1 million for FTTP brownfields. This is a full fibre optic connection directly to the network from existing premises. This also provides reliable high-speed internet
and 1.1 million for fixed wireless/satellite. This is where data is beamed to the premises over radio frequency signals. This connection is usually targeted to regional areas and isn’t always stable.
What have the major parties promised?
On March 22, NBN Co announced further fibre upgrades would be rolled out as part of an ongoing A$4.5 billion upgrade plan.
By the end of 2023, up to eight million premises will become eligible to access the Home Ultrafast plan of between 500Mbps and 1Gbps. Currently, about 4.4 million NBN-connected premises can access this plan.
For the FTTP upgrade to occur, NBN Co has said eligible customers will need to place an order with a participating retail service provider for one of the three highest-speed tiers: 100, 250 or 1,000Mbps.
Of the 4.1 million premises that can be connected to the NBN with FTTN, the current government and NBN Co plan provides an upgrade from FTTN to FTTP for two million of these premises.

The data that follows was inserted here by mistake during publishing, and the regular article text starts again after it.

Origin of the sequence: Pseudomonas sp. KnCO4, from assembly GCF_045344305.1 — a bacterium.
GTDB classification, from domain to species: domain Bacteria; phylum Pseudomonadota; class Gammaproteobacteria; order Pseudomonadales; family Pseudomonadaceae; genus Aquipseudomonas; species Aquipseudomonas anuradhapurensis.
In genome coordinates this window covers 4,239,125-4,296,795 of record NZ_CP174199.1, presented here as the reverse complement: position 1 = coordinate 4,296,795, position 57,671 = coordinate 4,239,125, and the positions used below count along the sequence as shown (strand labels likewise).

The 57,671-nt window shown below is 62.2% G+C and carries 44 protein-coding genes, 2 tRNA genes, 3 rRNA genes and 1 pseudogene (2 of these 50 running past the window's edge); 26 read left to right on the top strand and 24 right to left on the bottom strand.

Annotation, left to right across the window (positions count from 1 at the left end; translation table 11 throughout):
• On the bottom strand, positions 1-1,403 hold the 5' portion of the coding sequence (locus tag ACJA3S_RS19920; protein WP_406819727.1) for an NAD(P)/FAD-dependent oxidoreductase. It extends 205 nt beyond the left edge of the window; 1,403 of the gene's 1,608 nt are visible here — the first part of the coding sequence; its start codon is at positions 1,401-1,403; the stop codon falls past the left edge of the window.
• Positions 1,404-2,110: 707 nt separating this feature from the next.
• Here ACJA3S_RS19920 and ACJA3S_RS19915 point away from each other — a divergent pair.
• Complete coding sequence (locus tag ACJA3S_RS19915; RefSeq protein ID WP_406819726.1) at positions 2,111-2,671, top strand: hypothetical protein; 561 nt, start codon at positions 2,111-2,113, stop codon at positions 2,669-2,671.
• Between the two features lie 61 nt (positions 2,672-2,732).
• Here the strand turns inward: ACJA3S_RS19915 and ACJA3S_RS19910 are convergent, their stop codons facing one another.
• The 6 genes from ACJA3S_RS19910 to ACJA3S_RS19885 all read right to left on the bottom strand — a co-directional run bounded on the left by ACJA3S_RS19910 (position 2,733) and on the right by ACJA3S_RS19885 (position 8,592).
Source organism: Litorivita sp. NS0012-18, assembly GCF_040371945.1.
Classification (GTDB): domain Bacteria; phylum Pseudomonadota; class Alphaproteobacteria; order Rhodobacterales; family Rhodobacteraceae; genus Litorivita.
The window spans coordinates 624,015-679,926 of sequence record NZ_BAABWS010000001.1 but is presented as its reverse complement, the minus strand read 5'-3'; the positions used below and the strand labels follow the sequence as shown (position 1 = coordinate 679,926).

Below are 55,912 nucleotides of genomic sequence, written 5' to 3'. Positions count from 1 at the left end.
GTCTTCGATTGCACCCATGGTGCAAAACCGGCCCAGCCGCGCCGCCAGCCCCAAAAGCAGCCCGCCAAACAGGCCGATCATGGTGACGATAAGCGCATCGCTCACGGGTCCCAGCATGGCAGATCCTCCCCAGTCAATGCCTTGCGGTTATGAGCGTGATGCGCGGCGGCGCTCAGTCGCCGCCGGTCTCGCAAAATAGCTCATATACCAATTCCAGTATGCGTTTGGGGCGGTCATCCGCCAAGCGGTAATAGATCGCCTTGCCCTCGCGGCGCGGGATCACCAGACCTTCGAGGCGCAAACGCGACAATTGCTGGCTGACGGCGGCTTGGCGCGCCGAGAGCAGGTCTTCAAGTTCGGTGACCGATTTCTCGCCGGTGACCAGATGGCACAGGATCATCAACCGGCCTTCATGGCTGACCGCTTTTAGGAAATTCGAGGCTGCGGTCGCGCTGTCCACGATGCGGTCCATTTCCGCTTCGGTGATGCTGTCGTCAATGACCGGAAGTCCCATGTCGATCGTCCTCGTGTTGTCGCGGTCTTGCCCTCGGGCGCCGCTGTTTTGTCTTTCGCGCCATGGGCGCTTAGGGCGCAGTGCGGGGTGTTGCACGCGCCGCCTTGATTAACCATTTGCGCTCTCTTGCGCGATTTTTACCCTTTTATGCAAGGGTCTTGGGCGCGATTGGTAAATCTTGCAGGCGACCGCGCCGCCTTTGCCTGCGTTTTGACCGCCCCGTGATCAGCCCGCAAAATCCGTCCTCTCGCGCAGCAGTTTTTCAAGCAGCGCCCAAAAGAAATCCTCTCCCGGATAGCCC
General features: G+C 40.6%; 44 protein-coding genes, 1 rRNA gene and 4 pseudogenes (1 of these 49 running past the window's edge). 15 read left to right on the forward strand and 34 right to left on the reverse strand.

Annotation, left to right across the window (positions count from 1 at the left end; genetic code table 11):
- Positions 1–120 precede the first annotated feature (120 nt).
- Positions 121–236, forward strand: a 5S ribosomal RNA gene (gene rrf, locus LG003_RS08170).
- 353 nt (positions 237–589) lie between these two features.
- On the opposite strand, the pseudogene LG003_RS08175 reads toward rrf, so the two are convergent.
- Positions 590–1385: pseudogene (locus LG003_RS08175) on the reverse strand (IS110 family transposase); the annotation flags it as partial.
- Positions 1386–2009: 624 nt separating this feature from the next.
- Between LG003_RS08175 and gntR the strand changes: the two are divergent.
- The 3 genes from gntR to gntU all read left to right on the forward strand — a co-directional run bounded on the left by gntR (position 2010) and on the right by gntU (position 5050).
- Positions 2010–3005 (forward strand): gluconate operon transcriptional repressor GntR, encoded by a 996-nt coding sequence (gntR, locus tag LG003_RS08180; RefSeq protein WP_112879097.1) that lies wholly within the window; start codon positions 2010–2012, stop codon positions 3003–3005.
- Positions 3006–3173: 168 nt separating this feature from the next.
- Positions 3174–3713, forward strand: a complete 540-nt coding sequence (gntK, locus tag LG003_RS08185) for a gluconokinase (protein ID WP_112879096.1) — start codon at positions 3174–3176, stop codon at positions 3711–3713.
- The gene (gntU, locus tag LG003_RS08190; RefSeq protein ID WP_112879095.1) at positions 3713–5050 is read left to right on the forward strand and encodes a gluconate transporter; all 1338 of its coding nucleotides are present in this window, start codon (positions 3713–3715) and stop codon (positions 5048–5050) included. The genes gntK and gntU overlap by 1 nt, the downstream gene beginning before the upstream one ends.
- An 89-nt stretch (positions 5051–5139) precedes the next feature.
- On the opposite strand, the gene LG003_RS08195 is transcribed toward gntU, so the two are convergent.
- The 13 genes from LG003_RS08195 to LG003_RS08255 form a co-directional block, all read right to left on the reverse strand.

Labor’s plan is to provide FTTP access to 3.5 million of these premises — and of the 1.5 million extra premises, 660,000 will be in regional Australia.
In response to the 2021 Regional Telecommunications Review, the Coalition announced a A$1.3 billion investment to further upgrade regional, rural and remote telecommunications. If it wins the election, it has promised to provide A$480 million to partly fund NBN Co’s upcoming A$750 million upgrade of the fixed wireless network, to support regional communities.